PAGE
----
Food Labeling Laws - Australia / NZ

Australia and New Zealand have the toughest labelling laws in the world; these have been set by the Australia New Zealand Food Standard's Code. This gives a great deal of confidence with choosing food for people with coeliac disease in Australia.

The Australia New Zealand Food Standards Code require the following:

  • Foods labelled as “gluten free” must not contain any detectable gluten; and no oats or their products; or cereals containing gluten that have used malt or their products.
  • Ingredients derived from gluten containing grains must be declared on the food label, however small the amount.
  • Foods labelled as “low gluten” must contain less than 200 parts per million of gluten. Australia does not have a very large range of low gluten foods and be aware low gluten foods are not recommended for a gluten free diet.

This new code of labelling applies to all food sold or prepared for sale in Australia and New Zealand and food imported into Australia and New Zealand.

A great tool for all coeliacs is Coeliac Australia.  This national organisation is a not-for-profit association.   It has five state Crossed grainorganisations providing support for people with coeliac disease and medically requiring a gluten free diet.  Coeliac Australia has endorsed many products after these products have been tested to prove they contain no detectable gluten.

The crossed grain logo is recognised world wide as a symbol for gluten free.

 

Lets now look at how to understand food labels:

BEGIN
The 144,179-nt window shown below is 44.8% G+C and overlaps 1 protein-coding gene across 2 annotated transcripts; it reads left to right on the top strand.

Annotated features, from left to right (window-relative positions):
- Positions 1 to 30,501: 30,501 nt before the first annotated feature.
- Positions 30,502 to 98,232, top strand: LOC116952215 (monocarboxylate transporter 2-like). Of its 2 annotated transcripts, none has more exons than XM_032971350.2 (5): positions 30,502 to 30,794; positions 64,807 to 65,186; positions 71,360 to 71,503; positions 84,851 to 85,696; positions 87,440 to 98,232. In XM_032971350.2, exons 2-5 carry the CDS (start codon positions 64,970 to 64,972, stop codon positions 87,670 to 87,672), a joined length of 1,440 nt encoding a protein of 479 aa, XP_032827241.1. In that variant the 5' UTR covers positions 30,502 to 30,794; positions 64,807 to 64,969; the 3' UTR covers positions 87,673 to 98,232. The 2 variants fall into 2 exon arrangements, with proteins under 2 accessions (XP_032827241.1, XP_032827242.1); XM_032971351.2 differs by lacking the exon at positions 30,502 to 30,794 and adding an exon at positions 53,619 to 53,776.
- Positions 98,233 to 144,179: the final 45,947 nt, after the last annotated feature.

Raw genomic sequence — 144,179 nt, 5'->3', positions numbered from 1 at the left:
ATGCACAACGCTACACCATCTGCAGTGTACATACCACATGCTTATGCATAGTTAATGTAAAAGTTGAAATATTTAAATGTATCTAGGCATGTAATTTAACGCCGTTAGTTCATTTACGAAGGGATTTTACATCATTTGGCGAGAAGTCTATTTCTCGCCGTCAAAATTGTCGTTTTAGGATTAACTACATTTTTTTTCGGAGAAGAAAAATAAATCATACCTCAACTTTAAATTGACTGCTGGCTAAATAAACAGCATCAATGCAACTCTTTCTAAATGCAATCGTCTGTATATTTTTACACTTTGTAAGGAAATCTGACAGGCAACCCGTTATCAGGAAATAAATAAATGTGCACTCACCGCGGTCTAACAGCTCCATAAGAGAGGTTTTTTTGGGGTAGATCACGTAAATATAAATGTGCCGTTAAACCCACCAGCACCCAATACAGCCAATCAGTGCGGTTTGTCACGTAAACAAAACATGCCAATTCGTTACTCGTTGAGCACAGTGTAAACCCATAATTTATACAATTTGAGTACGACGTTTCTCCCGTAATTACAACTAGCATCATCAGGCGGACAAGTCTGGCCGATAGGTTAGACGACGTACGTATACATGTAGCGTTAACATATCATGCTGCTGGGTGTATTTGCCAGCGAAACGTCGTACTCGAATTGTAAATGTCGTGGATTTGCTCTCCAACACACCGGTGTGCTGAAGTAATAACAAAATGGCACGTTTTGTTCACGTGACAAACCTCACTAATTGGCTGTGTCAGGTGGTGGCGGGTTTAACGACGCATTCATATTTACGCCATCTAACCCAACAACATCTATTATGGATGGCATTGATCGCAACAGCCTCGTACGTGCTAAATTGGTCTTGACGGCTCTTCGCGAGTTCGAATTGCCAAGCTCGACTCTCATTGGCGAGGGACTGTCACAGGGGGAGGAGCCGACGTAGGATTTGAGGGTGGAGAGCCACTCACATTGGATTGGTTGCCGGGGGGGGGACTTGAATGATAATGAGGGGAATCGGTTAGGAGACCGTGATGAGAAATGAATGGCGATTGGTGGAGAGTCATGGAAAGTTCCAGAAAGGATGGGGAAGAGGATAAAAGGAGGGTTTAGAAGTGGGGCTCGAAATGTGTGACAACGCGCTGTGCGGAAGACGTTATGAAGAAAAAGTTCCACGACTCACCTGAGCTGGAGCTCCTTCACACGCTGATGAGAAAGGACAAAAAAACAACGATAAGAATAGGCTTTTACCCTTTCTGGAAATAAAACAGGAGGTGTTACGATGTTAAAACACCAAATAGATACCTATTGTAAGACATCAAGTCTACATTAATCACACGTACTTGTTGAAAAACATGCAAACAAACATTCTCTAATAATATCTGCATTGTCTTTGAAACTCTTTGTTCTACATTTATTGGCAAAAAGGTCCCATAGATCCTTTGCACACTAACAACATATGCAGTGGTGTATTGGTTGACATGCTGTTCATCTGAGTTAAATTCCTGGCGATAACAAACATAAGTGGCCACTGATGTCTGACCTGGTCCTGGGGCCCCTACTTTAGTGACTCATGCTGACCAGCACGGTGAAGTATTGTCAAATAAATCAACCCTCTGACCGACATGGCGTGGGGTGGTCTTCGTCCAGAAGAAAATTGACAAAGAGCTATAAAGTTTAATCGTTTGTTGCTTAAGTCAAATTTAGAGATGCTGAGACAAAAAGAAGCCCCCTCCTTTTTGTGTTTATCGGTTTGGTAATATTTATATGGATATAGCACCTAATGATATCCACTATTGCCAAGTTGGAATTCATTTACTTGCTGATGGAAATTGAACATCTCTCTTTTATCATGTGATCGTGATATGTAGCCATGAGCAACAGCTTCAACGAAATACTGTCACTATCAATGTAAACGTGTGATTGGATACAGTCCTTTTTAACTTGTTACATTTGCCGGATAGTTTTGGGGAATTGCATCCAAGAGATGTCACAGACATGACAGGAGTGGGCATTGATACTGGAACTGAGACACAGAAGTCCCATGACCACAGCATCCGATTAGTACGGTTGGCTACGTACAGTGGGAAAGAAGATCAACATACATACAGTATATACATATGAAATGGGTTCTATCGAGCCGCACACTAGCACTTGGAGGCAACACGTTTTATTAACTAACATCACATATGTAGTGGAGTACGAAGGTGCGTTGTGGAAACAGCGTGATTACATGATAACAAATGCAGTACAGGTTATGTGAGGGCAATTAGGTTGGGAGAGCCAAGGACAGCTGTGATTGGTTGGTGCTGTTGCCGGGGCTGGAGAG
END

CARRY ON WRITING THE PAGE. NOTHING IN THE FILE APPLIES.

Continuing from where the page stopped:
1. Products Marked Gluten Free
The easiest way to work out if gluten is NOT contained in a product is to look for products marked Gluten Free on the product label. If a product is marked “Gluten Free” it does not contain any detectable gluten. You do not need to look at the ingredients list, the gluten free statement overrides the ingredients list. This is the easiest way for a newly diagnosed Coeliac or for someone catering for a Coeliac and doesn't really know what to cook.

  • An example is : SOY SAUCE - (product labelled “Gluten Free”)

Ingredients: hydrolysed vegetable protein (soyabean (8.5%) maize), water, colour (caramel iv) (from wheat, contains added sulphites), salt, naturally brewed soya sauce (2.5%) (soyabean, wheat, salt)
Ingredients contain added sulphites, wheat and soy products.

As this product is labelled gluten free, you do not need to look at the ingredient list. The fact that it mentions wheat, is irrelevant. The “gluten free” statement overrides everything else.

It is hard at first to believe it can be gluten free when the ingredients state 'wheat' but you must trust the rule. To be labelled 'gluten free' it does not contain any detectable gluten.

2. Gluten Free by Ingredients.

You can read the ingredient list to determine if a product is classified Gluten free, that is, it contains no detectable gluten. Once you start taking notice of what ingredients are actually in the products we consume, we start to see a lot of products actually do not contain gluten. This is a bonus for someone requiring a gluten free diet. This way takes a little practice but in time you will become confident in understanding different labels and a whole new range of products will open up to you. Soon you will have a new list of favourites which will allow you to make new recipes. Foods that are not marked gluten free but are gluten free by ingredients are often a lot cheaper. So, not only do you get to eat a larger range of food, you also get to save money.